TOWNSEND — Late January through mid-March is a critical time for Montana ranches.
It’s the beginning of the calving season, where families and ranch hands battle against winter temperatures while helping deliver the newest members of the herd.
At Thompson Ranch, east of Canyon Ferry Lake, Vince and Denise Thompson are working the land and pastures as fifth-generation ranchers. Like many ranching families in Montana, the winter months are used for calving. From what the Thompsons say, it’s basically a 24/7 job.
“Yeah, there's basically somebody down here pretty much all the time. You can, I mean, you can tell the cows, a lot of the cows will give you about an hour, I mean, if you see they're going to calve, you know, a lot of them, you can, you've been around them enough you can know. And yeah, basically there's somebody down here all the time,” said Vince Thompson.
The Thompsons run over 400 head of cattle. They have to be constantly monitoring and ready at a moment’s notice to help bring in cows from the pasture who are ready to give birth. If a cow gives birth out in the pasture in cold enough temperatures it can lead to dire consequences for the calf quickly.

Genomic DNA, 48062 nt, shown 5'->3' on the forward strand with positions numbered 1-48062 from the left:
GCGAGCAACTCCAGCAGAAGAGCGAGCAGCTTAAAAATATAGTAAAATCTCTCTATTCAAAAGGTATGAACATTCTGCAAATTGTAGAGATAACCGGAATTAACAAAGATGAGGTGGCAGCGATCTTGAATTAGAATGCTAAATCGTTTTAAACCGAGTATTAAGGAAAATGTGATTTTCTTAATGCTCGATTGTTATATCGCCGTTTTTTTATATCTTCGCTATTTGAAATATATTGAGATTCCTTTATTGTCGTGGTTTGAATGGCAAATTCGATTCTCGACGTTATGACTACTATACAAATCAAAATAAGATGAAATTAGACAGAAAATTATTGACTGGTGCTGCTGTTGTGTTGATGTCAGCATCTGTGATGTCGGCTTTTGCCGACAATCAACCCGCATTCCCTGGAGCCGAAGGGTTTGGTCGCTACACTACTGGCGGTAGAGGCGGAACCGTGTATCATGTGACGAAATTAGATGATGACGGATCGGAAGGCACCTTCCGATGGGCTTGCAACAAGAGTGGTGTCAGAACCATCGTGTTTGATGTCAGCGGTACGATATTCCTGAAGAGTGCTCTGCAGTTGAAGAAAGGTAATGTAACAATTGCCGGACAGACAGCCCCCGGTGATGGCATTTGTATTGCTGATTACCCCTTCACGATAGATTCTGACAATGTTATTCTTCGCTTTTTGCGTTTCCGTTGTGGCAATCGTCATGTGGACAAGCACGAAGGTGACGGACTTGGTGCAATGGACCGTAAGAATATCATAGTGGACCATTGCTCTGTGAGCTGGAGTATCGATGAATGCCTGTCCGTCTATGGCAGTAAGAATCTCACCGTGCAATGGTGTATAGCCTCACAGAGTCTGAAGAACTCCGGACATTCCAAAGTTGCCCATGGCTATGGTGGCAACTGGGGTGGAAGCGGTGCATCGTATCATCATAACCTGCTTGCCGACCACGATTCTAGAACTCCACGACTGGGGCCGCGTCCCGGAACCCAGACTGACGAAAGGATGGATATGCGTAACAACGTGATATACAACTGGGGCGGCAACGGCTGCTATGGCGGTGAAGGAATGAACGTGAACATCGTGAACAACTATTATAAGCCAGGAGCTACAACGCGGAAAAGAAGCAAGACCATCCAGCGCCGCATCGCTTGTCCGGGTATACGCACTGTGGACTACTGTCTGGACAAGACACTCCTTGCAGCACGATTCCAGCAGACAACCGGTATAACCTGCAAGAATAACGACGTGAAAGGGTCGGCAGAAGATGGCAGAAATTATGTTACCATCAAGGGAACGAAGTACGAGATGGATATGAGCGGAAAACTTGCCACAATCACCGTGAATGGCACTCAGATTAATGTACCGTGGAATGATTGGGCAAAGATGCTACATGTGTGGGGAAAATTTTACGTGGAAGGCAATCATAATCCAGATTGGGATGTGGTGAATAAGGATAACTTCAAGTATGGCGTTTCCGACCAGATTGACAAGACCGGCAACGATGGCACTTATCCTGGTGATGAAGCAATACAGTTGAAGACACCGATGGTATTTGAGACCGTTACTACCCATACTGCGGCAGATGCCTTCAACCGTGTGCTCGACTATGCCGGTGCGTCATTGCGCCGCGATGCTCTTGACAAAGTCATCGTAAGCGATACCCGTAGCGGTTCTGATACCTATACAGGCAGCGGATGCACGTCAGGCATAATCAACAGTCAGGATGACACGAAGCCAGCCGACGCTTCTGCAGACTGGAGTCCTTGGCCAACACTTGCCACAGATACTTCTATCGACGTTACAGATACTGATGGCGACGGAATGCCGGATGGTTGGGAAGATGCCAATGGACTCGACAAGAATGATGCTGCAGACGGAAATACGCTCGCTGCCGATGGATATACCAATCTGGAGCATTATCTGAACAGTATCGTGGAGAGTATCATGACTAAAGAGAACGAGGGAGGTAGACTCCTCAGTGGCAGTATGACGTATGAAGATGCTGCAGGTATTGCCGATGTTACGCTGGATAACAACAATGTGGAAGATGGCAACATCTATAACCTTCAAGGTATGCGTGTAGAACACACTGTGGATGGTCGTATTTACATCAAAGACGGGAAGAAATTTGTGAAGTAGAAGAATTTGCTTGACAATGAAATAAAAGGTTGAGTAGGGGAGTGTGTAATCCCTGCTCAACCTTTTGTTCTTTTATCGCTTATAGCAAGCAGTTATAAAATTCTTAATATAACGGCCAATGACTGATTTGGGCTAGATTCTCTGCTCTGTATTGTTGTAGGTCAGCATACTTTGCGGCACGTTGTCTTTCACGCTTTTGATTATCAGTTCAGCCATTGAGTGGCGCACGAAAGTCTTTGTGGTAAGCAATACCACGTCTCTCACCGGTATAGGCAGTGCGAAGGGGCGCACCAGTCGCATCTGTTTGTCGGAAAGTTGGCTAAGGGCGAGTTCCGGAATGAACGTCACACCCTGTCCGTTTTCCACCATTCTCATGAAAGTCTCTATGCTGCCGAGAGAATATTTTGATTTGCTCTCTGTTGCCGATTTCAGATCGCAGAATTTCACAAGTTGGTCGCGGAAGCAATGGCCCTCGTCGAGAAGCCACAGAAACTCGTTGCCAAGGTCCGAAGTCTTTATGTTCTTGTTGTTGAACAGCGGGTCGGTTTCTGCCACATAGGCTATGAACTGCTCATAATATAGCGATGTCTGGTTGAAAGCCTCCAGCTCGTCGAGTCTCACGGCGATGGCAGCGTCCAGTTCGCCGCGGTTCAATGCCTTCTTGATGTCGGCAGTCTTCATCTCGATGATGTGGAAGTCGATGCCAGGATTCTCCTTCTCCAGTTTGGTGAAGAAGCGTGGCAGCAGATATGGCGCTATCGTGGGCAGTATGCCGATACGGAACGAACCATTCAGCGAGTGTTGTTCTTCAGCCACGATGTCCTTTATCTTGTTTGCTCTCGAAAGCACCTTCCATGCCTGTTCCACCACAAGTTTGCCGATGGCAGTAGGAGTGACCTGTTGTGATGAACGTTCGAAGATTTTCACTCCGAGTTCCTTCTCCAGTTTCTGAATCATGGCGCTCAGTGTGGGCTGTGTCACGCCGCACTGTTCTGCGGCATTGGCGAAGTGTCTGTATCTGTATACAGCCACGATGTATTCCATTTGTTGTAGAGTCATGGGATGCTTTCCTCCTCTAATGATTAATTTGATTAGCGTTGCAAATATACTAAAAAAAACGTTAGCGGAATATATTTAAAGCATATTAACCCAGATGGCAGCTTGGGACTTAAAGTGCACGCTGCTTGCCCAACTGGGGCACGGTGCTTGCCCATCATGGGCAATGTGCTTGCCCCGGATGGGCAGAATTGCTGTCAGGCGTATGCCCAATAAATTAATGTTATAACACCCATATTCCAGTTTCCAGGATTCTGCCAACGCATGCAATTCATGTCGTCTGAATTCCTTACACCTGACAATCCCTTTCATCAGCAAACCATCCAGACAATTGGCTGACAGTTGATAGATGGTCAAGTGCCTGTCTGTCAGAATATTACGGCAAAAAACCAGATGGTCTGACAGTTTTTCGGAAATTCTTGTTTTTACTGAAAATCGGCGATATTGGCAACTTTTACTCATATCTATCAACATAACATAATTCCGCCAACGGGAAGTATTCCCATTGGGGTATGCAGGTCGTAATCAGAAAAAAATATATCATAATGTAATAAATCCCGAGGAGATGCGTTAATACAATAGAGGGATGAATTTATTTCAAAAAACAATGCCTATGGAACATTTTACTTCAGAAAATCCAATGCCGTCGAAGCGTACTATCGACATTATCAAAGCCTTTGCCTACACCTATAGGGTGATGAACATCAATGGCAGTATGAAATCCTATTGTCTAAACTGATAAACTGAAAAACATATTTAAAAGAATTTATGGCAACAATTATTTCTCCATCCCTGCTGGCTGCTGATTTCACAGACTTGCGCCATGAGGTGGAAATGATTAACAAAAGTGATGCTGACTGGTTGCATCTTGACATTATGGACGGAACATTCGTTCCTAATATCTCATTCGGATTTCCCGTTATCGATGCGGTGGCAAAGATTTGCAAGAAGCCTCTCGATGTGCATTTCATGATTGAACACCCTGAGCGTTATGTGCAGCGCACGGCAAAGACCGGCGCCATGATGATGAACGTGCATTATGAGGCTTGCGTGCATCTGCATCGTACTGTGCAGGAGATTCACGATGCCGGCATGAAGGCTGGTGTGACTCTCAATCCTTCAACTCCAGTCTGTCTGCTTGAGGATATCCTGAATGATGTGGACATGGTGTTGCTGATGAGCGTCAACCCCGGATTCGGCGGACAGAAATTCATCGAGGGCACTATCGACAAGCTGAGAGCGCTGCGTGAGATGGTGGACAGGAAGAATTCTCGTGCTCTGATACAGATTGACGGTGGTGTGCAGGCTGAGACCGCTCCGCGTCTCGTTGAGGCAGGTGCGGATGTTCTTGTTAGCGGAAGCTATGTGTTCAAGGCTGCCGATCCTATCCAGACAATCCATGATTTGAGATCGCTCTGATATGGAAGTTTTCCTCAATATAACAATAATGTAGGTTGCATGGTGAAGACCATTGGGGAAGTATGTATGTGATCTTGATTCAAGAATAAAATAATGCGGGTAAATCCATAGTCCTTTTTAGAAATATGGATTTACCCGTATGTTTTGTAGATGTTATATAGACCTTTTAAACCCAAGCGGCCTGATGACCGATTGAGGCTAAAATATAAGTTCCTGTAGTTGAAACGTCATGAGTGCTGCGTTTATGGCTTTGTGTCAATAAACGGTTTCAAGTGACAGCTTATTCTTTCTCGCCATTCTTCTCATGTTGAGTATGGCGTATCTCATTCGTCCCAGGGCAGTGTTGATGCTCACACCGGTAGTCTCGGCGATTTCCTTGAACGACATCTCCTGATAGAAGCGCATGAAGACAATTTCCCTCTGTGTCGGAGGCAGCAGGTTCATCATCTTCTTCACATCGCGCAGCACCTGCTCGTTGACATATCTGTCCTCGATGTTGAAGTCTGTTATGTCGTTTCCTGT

Unlike many ranches in Montana that start in February, the Thompson’s start calving the first month of the year. Typically, many ranchers calve outside, allowing the cattle to give birth in the pasture. But because the Thompsons have barns and pens, they are able to start earlier in the season and keep more calves out of the elements.
No rancher wants to lose a calf if they can help it. Death also means down the road there is one less animal to take to market, which can be a loss of hundreds to thousands of dollars for the ranch per death depending on the gender and breed of the animal.
Calves born in January to March are typically ready to be shipped off by October.